Jury Sends Strong Message
On Tuesday, December 12, 2007, in the 424th Judicial District Court of Llano County,
Judge Dan Mills presiding, Richard Wayne Rains, was convicted by a jury on a
Manufacture of Methamphetamine charge stemming from a search of his residence in
Tow, Texas on June 30, 2005.
The next day, the jury returned a sentence of 65 years in the Texas Department of
Criminal Justice – Institutional Division and a $75,000.00 fine. “This is an early
Christmas present for the citizens of Llano County,” said Assistant District Attorney,
Rudy Taylor, who tried the case. “One more poison peddler is going away for a very
long time and the county is safer because of it. My hat is off to the jury who stood firm in
the face of this threat and assessed the longest sentence ever in Llano County for
manufacture of methamphetamine.”
Just days before the raid, the Narcotics Enforcement Team (NET) of Marble Falls,
Texas had received information from Deputy Gary Blair, Llano Sheriff’s Department,
that Rains was manufacturing and selling a large quantity of meth from his home in Tow.
Investigator David Vaught of the Llano Police Department, on assignment to the NET,
followed up on the tip by looking through six large bags of trash from the residence that
had been placed out for collection. He found several items that indicated an ongoing
production of methamphetamine.
Upon serving a search warrant on the Rains’ home, NET found Rains, his wife, Tiffany
Rains, and their 19 month old child there. Inside the residence, they located two egg
crates packed with methamphetamine laboratory chemicals. The methamphetamine
was tested by Texas Department of Public Safety Crime Lab. The total weight of
methamphetamine amounted to nearly a pound.
Investigators Tommy Headrick and Brent Nichols testified that the residence had the
strong odor of a methamphetamine lab when they entered. They immediately
evacuated the residence and reentered with protective gear including oxygen tanks to
remove the volatile chemicals while the Llano Fire Department stood by for support in
case of an explosion or fire.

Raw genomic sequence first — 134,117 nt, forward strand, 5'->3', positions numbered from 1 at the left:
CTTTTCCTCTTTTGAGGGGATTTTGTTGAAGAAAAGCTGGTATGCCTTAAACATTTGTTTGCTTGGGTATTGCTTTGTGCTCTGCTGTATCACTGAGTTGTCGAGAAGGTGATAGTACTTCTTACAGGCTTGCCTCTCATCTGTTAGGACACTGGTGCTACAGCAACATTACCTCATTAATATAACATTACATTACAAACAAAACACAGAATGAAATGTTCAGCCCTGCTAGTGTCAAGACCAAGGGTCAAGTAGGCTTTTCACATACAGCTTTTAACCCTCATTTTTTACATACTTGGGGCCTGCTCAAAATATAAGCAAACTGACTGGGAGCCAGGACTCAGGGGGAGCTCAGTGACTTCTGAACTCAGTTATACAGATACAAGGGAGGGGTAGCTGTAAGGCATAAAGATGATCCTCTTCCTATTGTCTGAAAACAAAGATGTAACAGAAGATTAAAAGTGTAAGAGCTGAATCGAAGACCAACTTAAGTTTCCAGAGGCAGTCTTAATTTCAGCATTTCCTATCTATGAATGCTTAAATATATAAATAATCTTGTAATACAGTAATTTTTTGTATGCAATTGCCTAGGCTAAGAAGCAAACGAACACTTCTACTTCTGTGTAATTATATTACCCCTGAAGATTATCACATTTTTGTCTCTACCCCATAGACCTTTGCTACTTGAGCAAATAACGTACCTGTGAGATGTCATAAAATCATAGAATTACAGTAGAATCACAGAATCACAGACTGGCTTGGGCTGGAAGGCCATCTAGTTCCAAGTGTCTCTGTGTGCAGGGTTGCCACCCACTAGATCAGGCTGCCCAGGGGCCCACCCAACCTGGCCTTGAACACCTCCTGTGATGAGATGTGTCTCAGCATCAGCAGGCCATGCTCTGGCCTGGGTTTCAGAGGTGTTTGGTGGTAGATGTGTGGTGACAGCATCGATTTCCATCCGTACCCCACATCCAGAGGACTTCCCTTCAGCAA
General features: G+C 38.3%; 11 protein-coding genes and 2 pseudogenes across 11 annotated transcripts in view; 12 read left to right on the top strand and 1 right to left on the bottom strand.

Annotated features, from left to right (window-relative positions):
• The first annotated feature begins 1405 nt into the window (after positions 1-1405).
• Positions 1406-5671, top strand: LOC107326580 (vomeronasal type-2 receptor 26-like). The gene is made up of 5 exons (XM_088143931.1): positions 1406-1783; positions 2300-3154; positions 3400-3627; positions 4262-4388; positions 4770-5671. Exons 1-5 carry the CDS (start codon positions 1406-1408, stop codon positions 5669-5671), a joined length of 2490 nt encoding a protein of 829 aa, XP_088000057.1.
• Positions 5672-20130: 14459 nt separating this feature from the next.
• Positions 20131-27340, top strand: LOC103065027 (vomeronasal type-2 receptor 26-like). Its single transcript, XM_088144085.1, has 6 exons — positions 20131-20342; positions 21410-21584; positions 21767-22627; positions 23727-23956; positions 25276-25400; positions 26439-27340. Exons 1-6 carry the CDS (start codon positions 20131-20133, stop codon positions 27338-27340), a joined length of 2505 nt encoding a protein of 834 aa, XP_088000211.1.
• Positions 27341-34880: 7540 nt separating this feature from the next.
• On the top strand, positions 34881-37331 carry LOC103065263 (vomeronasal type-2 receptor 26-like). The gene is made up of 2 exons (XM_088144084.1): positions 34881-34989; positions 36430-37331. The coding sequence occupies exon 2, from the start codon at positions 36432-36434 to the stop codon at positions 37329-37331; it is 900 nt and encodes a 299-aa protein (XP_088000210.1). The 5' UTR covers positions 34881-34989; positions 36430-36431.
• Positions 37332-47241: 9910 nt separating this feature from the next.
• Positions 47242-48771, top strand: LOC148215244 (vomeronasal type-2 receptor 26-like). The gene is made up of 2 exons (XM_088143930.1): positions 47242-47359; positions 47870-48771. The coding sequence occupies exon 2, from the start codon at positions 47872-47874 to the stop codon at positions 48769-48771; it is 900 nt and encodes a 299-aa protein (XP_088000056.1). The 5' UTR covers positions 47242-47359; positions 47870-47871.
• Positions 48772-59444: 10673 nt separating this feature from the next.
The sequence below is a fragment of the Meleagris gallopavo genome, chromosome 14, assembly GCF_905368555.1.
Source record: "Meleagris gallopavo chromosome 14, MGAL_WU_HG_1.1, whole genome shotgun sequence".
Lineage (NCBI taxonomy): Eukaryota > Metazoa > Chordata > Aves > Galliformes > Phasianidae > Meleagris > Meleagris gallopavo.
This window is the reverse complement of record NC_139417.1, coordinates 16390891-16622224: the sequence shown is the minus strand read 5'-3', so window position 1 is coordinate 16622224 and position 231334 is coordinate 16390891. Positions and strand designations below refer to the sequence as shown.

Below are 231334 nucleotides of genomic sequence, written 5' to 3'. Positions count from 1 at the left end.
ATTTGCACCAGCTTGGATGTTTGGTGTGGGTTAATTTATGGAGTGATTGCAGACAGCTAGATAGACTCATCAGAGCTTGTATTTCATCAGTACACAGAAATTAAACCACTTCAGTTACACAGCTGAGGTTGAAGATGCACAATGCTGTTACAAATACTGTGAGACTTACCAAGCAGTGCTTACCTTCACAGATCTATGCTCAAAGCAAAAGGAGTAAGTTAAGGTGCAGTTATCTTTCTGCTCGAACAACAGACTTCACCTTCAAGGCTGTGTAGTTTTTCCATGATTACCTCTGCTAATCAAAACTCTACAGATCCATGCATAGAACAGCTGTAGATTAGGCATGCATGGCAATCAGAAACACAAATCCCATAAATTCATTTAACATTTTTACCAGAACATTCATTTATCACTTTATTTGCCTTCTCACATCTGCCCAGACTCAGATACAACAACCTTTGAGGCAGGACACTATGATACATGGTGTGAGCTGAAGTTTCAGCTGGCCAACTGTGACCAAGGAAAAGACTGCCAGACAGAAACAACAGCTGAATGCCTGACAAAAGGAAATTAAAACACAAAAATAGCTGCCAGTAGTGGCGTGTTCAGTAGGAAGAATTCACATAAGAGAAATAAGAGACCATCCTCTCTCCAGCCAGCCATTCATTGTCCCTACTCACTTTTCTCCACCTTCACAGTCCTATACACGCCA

“All of the officers involved did an excellent job putting this case together,” said Taylor.
Paramedic Donna Johnson testified that the child’s clothing had the odor of
methamphetamine lab chemicals and the child had an elevated heart rate, low blood
oxygen content, a skin rash, and burns on the bottom of his feet, all of which are
indications that the child had been living in a home where methamphetamine was being
“This trial is indicative of District Attorney, Sam Oatman’s total commitment to ridding
our district of methamphetamine. I was provided the best equipment available to try the
case and all the time I needed to prepare for trial. The entire office staff, District
Attorney Investigator, Michelle Blindert, and every Assistant District Attorney had a part
in making the presentation of evidence effective,” said Taylor.
“This is one of many cases investigated by NET in Llano County and gives credit to the
success of a special investigative agency in handling drug cases,” District Attorney,
Sam Oatman said. “I want to thank Llano Police Chief, James Schilling who assigned
David Vaught to the task force and his cooperation in providing the City of Llano’s
support to the NET operations. Due to a lack of funding, NET was dissolved last year as
a multi county task force. Burnet is the only county with a designated drug task force
funded by that county. Drug investigation will now have to be handled by each
individual city and county so drug enforcement will have to proceed in a different
direction to fight this growing war on drugs. I also want to thank the Llano County jury
for doing their part.”